Motacilla cervinus Pallas, 1811, Kolmya, Siberia.
OTHER COMMON NAMES
French: Pipit а gorge rousse; German: Rotkehlpieper; Spanish: Bisbita Gorgirrojo.
5.7–5.9 in (14.5–15 cm); 0.6–1 oz (16.5–29 g). Upperparts are dark brown with black and whitish streaks on the back. Underparts are buffy with dark streaks across the breast and onto the flanks. Wings are blackish with whitish bars and the tail is black with white outer tail feathers. In the breeding season, breeding males develop a reddish head, throat, and breast; the head and breast of females and nonbreeding males is duller.
Breeds in northern Scandinavia east through arctic Russia to Bering Strait and western Alaska; winters in east Africa south to Tanzania, Turkey, Middle East, and southeast China, southeast Asia, and northern Indonesia.
Shrubby or mossy tundra, and willow/birch swamps; also damp grassy flats. In winter, on short-grazed grassland, especially with mud or shallow water; also mudflats, ploughland and moorland.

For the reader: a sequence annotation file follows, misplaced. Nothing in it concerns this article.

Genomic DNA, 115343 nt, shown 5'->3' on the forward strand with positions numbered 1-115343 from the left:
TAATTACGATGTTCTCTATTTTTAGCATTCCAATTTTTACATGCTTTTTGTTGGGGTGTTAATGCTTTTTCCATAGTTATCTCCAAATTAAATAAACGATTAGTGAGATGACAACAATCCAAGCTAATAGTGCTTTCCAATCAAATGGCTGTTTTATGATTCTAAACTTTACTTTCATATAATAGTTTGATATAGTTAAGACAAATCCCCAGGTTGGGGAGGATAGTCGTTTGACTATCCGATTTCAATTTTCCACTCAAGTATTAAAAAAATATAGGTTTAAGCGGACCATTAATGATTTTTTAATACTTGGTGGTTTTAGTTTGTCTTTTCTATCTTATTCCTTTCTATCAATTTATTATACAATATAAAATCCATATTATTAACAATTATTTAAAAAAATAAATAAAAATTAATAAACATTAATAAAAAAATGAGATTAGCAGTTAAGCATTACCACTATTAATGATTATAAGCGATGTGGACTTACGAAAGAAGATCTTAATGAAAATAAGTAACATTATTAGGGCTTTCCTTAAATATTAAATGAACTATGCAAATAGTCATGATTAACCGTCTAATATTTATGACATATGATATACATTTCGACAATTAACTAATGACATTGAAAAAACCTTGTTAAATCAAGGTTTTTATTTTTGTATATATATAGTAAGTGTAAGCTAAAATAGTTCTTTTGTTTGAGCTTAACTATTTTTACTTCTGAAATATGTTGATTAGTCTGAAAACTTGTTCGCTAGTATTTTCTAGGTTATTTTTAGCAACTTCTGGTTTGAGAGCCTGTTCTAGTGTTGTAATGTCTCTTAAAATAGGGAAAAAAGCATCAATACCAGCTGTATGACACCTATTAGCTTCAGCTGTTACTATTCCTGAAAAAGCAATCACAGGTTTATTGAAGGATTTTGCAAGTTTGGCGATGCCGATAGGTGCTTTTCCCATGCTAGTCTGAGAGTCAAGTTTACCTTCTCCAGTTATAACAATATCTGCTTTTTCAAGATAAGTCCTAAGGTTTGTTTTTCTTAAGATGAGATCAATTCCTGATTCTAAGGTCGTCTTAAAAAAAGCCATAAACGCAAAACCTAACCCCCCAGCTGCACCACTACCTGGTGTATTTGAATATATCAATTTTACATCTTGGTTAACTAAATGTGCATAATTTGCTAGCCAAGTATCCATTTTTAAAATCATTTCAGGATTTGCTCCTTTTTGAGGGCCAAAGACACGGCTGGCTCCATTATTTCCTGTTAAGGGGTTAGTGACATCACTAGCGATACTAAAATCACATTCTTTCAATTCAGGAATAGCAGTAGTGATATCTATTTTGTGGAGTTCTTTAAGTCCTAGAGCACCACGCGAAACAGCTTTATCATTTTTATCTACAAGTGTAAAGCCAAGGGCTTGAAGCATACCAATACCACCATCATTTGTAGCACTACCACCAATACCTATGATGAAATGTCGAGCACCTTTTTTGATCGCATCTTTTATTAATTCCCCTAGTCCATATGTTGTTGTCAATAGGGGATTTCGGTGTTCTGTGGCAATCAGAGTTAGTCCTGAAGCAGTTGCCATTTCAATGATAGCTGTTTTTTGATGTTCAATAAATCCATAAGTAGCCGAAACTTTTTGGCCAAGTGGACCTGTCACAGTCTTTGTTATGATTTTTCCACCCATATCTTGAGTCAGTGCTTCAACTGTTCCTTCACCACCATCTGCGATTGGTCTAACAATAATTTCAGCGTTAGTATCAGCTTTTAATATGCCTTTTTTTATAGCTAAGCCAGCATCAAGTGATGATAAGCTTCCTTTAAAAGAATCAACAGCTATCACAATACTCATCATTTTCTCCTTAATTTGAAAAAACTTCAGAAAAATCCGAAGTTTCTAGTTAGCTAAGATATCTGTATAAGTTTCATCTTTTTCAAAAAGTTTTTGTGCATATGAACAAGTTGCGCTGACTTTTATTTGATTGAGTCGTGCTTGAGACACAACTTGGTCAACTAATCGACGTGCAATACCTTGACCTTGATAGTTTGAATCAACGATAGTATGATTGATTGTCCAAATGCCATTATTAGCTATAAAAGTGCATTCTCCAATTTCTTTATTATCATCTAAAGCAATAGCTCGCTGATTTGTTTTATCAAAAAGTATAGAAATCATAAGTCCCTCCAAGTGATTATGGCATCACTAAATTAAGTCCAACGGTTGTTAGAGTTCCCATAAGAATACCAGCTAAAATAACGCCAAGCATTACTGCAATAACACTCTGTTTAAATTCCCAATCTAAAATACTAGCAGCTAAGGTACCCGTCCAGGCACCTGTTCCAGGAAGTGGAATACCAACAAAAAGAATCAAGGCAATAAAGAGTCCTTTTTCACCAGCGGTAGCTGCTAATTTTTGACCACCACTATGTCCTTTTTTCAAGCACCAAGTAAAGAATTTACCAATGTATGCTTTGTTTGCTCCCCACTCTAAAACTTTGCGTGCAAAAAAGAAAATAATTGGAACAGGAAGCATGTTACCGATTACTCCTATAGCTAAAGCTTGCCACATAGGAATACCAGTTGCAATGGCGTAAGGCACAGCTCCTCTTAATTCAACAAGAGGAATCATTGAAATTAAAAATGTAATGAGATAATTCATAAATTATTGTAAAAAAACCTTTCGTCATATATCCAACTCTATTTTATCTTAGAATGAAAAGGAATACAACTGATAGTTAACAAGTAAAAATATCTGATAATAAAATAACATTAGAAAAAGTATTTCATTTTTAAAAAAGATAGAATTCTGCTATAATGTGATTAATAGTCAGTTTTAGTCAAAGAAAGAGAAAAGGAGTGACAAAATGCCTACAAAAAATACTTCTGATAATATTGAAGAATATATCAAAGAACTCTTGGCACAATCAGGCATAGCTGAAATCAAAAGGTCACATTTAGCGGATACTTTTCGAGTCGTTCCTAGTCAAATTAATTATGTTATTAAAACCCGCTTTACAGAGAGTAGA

Territorial when breeding. In winter, often forms large, loose flocks. Often perches on rocks, bushes and fences. Male displays with horizontal or parachuting song flight.
FEEDING ECOLOGY AND DIET
Forages on the ground, probing amongst vegetation for insects.
Monogamous; breeds May though August. Nest is a hollow (made by male) in moss or ground, with cup of grass, lined hair and feathers; female builds. Lays two to seven eggs; incubation is 11–14 days, by female; fledging after 11–15 days.
Not threatened. Locally abundant, but facing extinction in Finland; no major range changes recorded.
SIGNIFICANCE TO HUMANS
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